Apple wants the screens on iOS and watchOS devices to be more receptive to the touch when a user is wearing gloves. The company has filed for a patent (number 20170262101) for “glove touch detection.”
In the patent filing, Apple notes that touch sensitive devices can be used in environments where an object touching a surface of the touch sensitive device can be separated from the surface by a barrier. For example, a user can be wearing a glove on one or both hands or can have a bandage on one or more fingers. The barrier can create a separation between the object and sensors of a touch sensor panel and degrade the sensors' ability to identify the object as touching the surface of the touch sensitive device. Apple wants to change this.
Here’s Apple’s summary of the invention: “The dynamic adjusting of the conditions for identifying inputs as touching a touch-sensitive device is discloses. In some examples, in addition to using a signal density make threshold to identify an input patch as touching the surface, a signal density stability threshold can be used to identify the input patch as touching the surface.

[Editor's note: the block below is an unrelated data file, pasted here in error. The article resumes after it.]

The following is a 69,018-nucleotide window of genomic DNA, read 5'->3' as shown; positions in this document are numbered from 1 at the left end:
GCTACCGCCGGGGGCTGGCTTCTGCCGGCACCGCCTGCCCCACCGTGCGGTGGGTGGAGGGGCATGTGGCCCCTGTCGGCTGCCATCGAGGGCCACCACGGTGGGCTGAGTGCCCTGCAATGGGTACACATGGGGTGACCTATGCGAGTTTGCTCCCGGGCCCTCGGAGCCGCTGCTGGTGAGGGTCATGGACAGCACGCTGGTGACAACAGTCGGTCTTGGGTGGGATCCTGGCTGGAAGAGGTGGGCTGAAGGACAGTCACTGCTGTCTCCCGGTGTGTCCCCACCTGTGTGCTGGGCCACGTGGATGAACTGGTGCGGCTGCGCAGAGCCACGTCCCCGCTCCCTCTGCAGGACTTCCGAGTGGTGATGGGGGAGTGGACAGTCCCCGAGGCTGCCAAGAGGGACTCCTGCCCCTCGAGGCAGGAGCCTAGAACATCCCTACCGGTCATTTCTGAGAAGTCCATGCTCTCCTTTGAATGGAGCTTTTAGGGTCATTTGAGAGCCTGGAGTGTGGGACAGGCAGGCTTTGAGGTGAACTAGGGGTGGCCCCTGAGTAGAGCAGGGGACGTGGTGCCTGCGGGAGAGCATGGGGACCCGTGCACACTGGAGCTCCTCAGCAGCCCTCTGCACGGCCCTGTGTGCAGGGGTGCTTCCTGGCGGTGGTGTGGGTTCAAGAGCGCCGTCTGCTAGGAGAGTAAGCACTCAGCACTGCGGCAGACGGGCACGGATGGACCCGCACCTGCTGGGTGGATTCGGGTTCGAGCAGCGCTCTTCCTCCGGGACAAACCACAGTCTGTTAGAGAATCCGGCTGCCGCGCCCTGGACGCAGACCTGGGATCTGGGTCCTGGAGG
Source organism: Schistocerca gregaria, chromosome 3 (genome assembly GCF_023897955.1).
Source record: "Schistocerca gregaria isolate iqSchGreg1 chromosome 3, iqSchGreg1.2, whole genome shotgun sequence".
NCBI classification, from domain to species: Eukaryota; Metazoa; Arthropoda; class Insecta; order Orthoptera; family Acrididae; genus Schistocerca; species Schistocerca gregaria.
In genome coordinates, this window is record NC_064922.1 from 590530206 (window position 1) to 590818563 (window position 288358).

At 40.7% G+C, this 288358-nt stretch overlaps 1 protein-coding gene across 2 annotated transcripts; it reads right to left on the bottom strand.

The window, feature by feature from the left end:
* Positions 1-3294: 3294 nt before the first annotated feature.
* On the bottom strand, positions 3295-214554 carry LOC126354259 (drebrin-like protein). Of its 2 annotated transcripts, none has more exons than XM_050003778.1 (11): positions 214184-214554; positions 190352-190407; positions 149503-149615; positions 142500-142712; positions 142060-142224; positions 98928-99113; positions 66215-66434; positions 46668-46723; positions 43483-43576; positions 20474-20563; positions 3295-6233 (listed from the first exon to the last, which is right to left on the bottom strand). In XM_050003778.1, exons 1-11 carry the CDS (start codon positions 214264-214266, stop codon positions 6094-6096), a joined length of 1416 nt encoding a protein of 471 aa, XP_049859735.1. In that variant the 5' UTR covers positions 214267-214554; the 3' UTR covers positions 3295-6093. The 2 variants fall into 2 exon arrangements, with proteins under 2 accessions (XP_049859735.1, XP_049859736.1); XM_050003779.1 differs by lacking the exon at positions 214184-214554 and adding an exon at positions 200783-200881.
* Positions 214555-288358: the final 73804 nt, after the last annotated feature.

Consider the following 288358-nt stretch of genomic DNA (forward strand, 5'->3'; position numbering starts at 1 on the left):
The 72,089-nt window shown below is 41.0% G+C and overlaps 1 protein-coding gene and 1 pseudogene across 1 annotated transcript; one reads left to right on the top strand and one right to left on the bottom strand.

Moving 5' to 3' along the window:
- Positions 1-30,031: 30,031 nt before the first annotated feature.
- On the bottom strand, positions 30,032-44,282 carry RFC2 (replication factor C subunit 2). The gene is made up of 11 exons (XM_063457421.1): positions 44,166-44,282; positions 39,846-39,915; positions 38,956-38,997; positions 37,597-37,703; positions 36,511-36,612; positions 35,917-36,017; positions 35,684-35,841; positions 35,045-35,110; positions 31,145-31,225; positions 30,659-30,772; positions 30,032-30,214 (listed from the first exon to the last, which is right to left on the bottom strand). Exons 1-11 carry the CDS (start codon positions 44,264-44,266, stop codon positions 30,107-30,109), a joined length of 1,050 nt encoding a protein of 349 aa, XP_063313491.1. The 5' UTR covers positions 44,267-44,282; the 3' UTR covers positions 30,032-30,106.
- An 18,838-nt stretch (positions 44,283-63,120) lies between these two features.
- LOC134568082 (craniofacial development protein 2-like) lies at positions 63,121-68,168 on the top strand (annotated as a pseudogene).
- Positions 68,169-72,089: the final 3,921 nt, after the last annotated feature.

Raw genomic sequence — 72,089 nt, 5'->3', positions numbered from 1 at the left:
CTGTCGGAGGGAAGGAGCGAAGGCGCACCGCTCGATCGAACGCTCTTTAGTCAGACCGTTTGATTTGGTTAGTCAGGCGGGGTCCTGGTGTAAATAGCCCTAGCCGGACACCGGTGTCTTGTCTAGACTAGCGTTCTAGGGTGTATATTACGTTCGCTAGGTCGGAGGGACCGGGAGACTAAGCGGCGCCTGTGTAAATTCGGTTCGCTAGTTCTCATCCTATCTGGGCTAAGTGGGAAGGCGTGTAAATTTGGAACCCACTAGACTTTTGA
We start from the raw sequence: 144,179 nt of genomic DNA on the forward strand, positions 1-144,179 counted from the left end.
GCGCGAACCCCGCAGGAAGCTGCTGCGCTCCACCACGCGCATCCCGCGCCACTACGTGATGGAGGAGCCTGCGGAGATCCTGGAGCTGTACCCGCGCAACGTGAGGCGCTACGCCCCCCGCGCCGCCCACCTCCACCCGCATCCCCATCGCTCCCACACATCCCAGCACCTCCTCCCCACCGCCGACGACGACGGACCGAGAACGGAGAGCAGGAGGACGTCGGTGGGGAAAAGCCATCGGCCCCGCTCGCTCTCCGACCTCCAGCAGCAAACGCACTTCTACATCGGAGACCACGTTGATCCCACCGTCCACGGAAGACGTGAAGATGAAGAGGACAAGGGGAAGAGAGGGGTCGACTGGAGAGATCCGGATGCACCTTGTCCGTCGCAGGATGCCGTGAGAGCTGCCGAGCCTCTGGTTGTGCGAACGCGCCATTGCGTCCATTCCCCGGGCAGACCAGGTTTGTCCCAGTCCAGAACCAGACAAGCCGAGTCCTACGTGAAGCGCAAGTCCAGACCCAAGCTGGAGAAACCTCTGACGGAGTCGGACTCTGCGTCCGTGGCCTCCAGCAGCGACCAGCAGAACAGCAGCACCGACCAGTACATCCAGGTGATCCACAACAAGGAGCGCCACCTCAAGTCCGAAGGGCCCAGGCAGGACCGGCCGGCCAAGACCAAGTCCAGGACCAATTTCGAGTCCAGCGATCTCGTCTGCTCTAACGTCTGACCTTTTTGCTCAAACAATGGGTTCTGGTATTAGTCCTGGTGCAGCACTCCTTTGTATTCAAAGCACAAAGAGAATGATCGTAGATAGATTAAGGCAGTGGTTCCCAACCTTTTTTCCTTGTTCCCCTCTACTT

“In some examples, a weighted average of peak signal density contributions from recent identified touches can be computed to dynamically adjust the make threshold for new input patches. In other examples, a new input patch identified as associated with the same path as an earlier touch can have its ‘make’ threshold dynamically adjusted based on the earlier touch without computing a weighted average.”
Of course, Apple files for — and is granted — lots of patents by the U.S. Patent & Trademark Office. Many are for inventions that never see the light of day. However, you never can tell which ones will materialize in a real product.